The start of December has unleashed the annual onslaught of festive decorations including trees, lights and those familiar yet annoying songs incessantly pumped out of shops and into our subconscious. The constant exposure to merriment is infectious, but the knowledge that the year is drawing to a close and a break is approaching makes finding enthusiasm for work that much harder.
Sometimes though, work can offer little perks. The practice that employs me was involved in the refurbishment of a theatre recently, and since the project has completed, our team were offered seats for a performance. Stroke of luck for us, the show was a ‘Work in Progress’ event by the one and only Ricky Gervais. Bargain seats in an intimate venue well suited to comedy on a Monday night – what better way to kick off a cold week?
Gervais’s comedy however is a bit touch and go with my taste. Hilariously awkward as The Office’s David Brent and as Andy Millman in Extras; the cringes and cackles blend superbly when he portrays a character. Live however, I have struggled to always see the funny side. I couldn’t finish watching his latest Netflix special, Humanity, not because it was necessarily bad, but it just didn’t feel like it was for me. I was still curious to experience him live though; benefit of the doubt seemed the best stance.
Bloomsbury Theatre was wonderfully cosy, with a capacity of just over 500 people, you still feel within touching distance of the stage even in the back row. The seating was comfy and the finishings felt luxurious without being ostentatious. Gervais was very casual and relaxed as he introduced himself as ‘a man who really doesn’t have to be here’ which was the first chuckle of the night for me. In advance of the evening a colleague had told us Gervais was worth about £80 million which formed most of the reason behind my chortle.
Opening with mock apologies for the dubious quality of what we were about to see, Gervais reiterated that the show was a work in progress and we hadn’t paid much for the tickets so shouldn’t expect a masterpiece. He then explained he planned on calling his new show Supernatural with a focus on debunking the supernatural itself, including emphasis that nature is super enough already.
I had begun scribbling some notes of topics Gervais mentioned on the back of my ticket but as he continued they essentially became a laundry list of topics one “shouldn’t” joke about. What makes Gervais a Marmite type of comedian is he pushes the boundary, talking about real issues that should be taken seriously and taking a swipe at them, but without malice. The sort of subjects he touched on included obesity, transgender children, racism, the afterlife, cats vs dogs and abortion.
An early comment about the Me Too movement wasn’t to my taste and made me shift in my seat a little, but later in the show he juxtaposed that by bringing out a list of official ridiculous reasons that women had been committed to asylums in the 1800s and read them out. It’s quite an art what he does; talking about hot button topics, saying the things we’re afraid to, but without explicitly slating anything directly. It was delightful to watch his brain tick over and stumble about as he got lost in a ramble at one point, only to admit he didn’t know where the sketch was going and move onto the next idea. He made himself giggle quite a few times which was endearing in a childlike way.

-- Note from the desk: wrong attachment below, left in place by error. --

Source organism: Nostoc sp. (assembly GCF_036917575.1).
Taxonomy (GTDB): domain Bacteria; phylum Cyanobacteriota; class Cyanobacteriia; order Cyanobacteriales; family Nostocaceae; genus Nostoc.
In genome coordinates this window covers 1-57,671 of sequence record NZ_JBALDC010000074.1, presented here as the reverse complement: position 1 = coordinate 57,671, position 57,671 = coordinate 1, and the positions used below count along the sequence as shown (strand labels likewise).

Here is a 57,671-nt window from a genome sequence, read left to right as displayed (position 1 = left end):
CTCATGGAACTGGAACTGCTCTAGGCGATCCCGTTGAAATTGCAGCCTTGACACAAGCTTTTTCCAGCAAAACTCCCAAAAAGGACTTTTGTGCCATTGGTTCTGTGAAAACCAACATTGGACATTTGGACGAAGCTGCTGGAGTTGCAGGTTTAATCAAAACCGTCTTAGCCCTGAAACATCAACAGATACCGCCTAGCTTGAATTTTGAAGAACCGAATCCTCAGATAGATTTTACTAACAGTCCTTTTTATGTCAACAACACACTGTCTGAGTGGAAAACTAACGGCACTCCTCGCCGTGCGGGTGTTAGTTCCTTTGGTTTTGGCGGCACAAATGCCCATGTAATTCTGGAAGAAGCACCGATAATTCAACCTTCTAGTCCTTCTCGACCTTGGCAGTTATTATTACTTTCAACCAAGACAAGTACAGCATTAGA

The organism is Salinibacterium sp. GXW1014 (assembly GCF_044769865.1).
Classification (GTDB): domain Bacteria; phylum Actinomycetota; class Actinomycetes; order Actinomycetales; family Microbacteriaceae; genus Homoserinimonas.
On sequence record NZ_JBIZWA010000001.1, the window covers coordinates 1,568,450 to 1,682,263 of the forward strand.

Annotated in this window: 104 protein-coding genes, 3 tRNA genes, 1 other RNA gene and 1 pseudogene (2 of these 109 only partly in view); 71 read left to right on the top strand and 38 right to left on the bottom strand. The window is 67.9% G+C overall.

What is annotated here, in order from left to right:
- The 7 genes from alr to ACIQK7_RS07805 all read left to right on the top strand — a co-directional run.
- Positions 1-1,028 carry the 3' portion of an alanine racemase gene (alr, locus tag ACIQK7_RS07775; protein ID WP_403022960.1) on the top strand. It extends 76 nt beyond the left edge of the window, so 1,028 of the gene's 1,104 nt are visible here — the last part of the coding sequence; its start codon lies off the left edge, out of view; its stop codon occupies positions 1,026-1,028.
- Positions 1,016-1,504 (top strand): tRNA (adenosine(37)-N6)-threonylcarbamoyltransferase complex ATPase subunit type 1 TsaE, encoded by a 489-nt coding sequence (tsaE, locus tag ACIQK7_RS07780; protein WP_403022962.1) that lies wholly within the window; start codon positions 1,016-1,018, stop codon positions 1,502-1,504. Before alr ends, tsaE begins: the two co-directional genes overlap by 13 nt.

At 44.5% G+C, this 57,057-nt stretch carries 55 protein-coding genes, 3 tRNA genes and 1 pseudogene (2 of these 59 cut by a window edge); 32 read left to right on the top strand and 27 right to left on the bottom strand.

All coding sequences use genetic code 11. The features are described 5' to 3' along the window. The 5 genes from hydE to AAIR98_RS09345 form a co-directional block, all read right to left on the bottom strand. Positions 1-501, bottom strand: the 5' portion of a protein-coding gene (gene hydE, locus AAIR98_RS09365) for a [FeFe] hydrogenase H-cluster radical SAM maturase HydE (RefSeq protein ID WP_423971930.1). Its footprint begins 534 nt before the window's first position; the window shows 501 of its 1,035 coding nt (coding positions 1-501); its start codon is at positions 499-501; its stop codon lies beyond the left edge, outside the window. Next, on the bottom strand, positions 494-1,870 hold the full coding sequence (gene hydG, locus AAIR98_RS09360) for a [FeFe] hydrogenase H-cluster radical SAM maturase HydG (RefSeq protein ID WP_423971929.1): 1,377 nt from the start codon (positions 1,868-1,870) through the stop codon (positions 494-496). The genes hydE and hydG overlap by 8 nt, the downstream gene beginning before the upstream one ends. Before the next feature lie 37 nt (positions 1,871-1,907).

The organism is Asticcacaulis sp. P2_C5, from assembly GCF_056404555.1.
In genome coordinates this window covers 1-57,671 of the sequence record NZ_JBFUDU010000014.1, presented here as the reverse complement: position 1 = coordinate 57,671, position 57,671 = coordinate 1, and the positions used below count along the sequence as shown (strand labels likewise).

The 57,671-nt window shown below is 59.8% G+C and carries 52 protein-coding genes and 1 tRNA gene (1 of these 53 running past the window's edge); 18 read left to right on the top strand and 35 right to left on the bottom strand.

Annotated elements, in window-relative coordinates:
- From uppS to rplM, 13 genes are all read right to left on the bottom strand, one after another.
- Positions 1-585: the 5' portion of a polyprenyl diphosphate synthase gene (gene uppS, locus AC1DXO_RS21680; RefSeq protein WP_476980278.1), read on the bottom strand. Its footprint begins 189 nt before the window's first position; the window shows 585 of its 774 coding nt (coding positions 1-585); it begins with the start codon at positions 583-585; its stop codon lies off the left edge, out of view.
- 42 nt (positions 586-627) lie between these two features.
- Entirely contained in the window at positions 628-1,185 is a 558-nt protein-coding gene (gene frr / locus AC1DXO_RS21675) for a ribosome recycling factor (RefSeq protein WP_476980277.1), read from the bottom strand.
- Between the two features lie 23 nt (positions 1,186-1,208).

Gervais brought along a couple of guest comedians who had short sets sprinkled into his performance, probably allowing Gervais to make notes. The first guest was Brian Gittins, an awkward character performed by actor David Earl, who came shuffling on stage to the Hall and Oates song ‘You Make My Dreams’ for longer than he should have. This strong start however wasn’t sustained. His crudely crafted jokes lost momentum and didn’t quite land right with the audience. The character reminded me of Angelos Epithemiou as performed by Dan Renton Skinner (but without the Sainsbury’s bag). Gittins (Earl) was funny, but a bit too strong on the cringe factor for my taste.
The second guest was Sean McLoughlin whose style was a bit more rant like. He too was funny, but also failed to launch it seemed. While the audience chuckled it felt like we were never really on his side. He made quite a few references to drugs which made me wonder if he was indeed playing a highly strung character or genuinely a bit wired.
When Gervais returned for his final segment he explained that growing up his family showed affection by ribbing into each other and I thought this describes his comedy style. While some of his comments might have made me a little uncomfortable, he’s unapologetic in his stance and reminded me that life is too short to take everything too seriously.
While I may disagree with some of the things he said or find them a bit distasteful, I am grateful to live somewhere where one is exposed to different views. One does not have to agree with everything, just like it’s impossible to please everyone, and it’s about knowing what you believe for yourself and not taking things personally. I do however look forward to seeing what makes it into the show when it’s completed, although I will wait for the Netflix special to see it.